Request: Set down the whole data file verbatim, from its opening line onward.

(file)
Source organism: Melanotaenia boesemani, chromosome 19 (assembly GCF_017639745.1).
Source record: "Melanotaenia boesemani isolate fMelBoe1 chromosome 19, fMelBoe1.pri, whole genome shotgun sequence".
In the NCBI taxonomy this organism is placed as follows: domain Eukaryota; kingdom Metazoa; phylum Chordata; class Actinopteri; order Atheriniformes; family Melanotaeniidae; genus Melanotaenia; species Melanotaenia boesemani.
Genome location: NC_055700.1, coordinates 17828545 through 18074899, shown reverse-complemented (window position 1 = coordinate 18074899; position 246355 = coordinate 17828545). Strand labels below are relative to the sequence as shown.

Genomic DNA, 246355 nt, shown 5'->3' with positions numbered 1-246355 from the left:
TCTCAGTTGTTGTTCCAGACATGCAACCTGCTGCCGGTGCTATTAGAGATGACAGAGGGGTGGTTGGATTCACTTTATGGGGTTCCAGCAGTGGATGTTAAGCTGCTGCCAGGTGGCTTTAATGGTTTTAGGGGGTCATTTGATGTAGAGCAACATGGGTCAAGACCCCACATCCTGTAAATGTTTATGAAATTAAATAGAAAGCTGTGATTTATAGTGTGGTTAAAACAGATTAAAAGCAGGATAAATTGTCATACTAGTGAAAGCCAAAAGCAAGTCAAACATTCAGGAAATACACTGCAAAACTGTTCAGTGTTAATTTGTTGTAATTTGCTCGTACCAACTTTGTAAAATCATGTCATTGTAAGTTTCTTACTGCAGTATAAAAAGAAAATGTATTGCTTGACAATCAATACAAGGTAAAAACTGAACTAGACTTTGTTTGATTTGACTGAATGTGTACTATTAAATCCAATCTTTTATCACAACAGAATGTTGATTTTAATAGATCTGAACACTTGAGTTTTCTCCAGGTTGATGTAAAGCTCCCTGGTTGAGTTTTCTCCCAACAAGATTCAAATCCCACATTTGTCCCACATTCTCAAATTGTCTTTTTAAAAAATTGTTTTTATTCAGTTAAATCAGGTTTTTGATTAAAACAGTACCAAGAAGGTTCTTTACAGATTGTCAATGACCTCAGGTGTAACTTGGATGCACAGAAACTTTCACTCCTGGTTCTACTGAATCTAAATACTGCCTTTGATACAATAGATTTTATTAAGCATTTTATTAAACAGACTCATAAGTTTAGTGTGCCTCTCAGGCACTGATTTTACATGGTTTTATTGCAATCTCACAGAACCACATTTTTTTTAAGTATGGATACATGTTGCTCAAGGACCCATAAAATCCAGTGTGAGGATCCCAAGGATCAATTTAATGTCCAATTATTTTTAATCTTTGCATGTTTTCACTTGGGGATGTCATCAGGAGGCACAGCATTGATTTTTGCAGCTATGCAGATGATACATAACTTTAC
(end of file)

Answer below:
Source organism: Melanotaenia boesemani, chromosome 19 (assembly GCF_017639745.1).
Source record: "Melanotaenia boesemani isolate fMelBoe1 chromosome 19, fMelBoe1.pri, whole genome shotgun sequence".
In the NCBI taxonomy this organism is placed as follows: domain Eukaryota; kingdom Metazoa; phylum Chordata; class Actinopteri; order Atheriniformes; family Melanotaeniidae; genus Melanotaenia; species Melanotaenia boesemani.
Genome location: NC_055700.1, coordinates 17828545 through 18074899, shown reverse-complemented (window position 1 = coordinate 18074899; position 246355 = coordinate 17828545). Strand labels below are relative to the sequence as shown.

Genomic DNA, 246355 nt, shown 5'->3' with positions numbered 1-246355 from the left:
TCTCAGTTGTTGTTCCAGACATGCAACCTGCTGCCGGTGCTATTAGAGATGACAGAGGGGTGGTTGGATTCACTTTATGGGGTTCCAGCAGTGGATGTTAAGCTGCTGCCAGGTGGCTTTAATGGTTTTAGGGGGTCATTTGATGTAGAGCAACATGGGTCAAGACCCCACATCCTGTAAATGTTTATGAAATTAAATAGAAAGCTGTGATTTATAGTGTGGTTAAAACAGATTAAAAGCAGGATAAATTGTCATACTAGTGAAAGCCAAAAGCAAGTCAAACATTCAGGAAATACACTGCAAAACTGTTCAGTGTTAATTTGTTGTAATTTGCTCGTACCAACTTTGTAAAATCATGTCATTGTAAGTTTCTTACTGCAGTATAAAAAGAAAATGTATTGCTTGACAATCAATACAAGGTAAAAACTGAACTAGACTTTGTTTGATTTGACTGAATGTGTACTATTAAATCCAATCTTTTATCACAACAGAATGTTGATTTTAATAGATCTGAACACTTGAGTTTTCTCCAGGTTGATGTAAAGCTCCCTGGTTGAGTTTTCTCCCAACAAGATTCAAATCCCACATTTGTCCCACATTCTCAAATTGTCTTTTTAAAAAATTGTTTTTATTCAGTTAAATCAGGTTTTTGATTAAAACAGTACCAAGAAGGTTCTTTACAGATTGTCAATGACCTCAGGTGTAACTTGGATGCACAGAAACTTTCACTCCTGGTTCTACTGAATCTAAATACTGCCTTTGATACAATAGATTTTATTAAGCATTTTATTAAACAGACTCATAAGTTTAGTGTGCCTCTCAGGCACTGATTTTACATGGTTTTATTGCAATCTCACAGAACCACATTTTTTTTAAGTATGGATACATGTTGCTCAAGGACCCATAAAATCCAGTGTGAGGATCCCAAGGATCAATTTAATGTCCAATTATTTTTAATCTTTGCATGTTTTCACTTGGGGATGTCATCAGGAGGCACAGCATTGATTTTTGCAGCTATGCAGATGATACATAACTTTAC